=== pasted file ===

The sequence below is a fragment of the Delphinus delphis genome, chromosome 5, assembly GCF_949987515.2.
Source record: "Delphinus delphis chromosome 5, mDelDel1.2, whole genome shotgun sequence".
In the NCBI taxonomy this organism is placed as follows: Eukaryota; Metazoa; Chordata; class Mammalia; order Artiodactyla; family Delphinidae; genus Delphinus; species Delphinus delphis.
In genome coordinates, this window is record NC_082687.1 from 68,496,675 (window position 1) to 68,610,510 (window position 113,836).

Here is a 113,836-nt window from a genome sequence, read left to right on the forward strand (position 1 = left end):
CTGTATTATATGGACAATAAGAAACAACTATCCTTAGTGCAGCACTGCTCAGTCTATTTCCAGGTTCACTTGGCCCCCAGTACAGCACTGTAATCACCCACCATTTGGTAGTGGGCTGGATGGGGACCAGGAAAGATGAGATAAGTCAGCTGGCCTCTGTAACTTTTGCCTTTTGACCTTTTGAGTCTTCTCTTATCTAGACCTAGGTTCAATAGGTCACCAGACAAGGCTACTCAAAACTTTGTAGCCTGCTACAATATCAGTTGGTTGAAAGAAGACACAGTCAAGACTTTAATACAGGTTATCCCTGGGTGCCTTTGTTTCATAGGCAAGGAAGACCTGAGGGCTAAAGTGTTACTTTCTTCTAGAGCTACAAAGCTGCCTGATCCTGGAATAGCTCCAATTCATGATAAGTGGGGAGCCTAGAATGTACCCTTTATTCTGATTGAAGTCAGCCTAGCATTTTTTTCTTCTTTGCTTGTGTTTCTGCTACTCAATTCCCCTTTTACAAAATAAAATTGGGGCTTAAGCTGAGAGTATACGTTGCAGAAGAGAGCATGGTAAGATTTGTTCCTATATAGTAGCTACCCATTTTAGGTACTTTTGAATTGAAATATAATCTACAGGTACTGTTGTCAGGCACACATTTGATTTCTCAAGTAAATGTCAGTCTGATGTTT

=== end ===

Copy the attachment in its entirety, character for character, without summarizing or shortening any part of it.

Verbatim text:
The sequence below is a fragment of the Delphinus delphis genome, chromosome 5, assembly GCF_949987515.2.
Source record: "Delphinus delphis chromosome 5, mDelDel1.2, whole genome shotgun sequence".
In the NCBI taxonomy this organism is placed as follows: Eukaryota; Metazoa; Chordata; class Mammalia; order Artiodactyla; family Delphinidae; genus Delphinus; species Delphinus delphis.
In genome coordinates, this window is record NC_082687.1 from 68,496,675 (window position 1) to 68,610,510 (window position 113,836).

Here is a 113,836-nt window from a genome sequence, read left to right on the forward strand (position 1 = left end):
CTGTATTATATGGACAATAAGAAACAACTATCCTTAGTGCAGCACTGCTCAGTCTATTTCCAGGTTCACTTGGCCCCCAGTACAGCACTGTAATCACCCACCATTTGGTAGTGGGCTGGATGGGGACCAGGAAAGATGAGATAAGTCAGCTGGCCTCTGTAACTTTTGCCTTTTGACCTTTTGAGTCTTCTCTTATCTAGACCTAGGTTCAATAGGTCACCAGACAAGGCTACTCAAAACTTTGTAGCCTGCTACAATATCAGTTGGTTGAAAGAAGACACAGTCAAGACTTTAATACAGGTTATCCCTGGGTGCCTTTGTTTCATAGGCAAGGAAGACCTGAGGGCTAAAGTGTTACTTTCTTCTAGAGCTACAAAGCTGCCTGATCCTGGAATAGCTCCAATTCATGATAAGTGGGGAGCCTAGAATGTACCCTTTATTCTGATTGAAGTCAGCCTAGCATTTTTTTCTTCTTTGCTTGTGTTTCTGCTACTCAATTCCCCTTTTACAAAATAAAATTGGGGCTTAAGCTGAGAGTATACGTTGCAGAAGAGAGCATGGTAAGATTTGTTCCTATATAGTAGCTACCCATTTTAGGTACTTTTGAATTGAAATATAATCTACAGGTACTGTTGTCAGGCACACATTTGATTTCTCAAGTAAATGTCAGTCTGATGTTT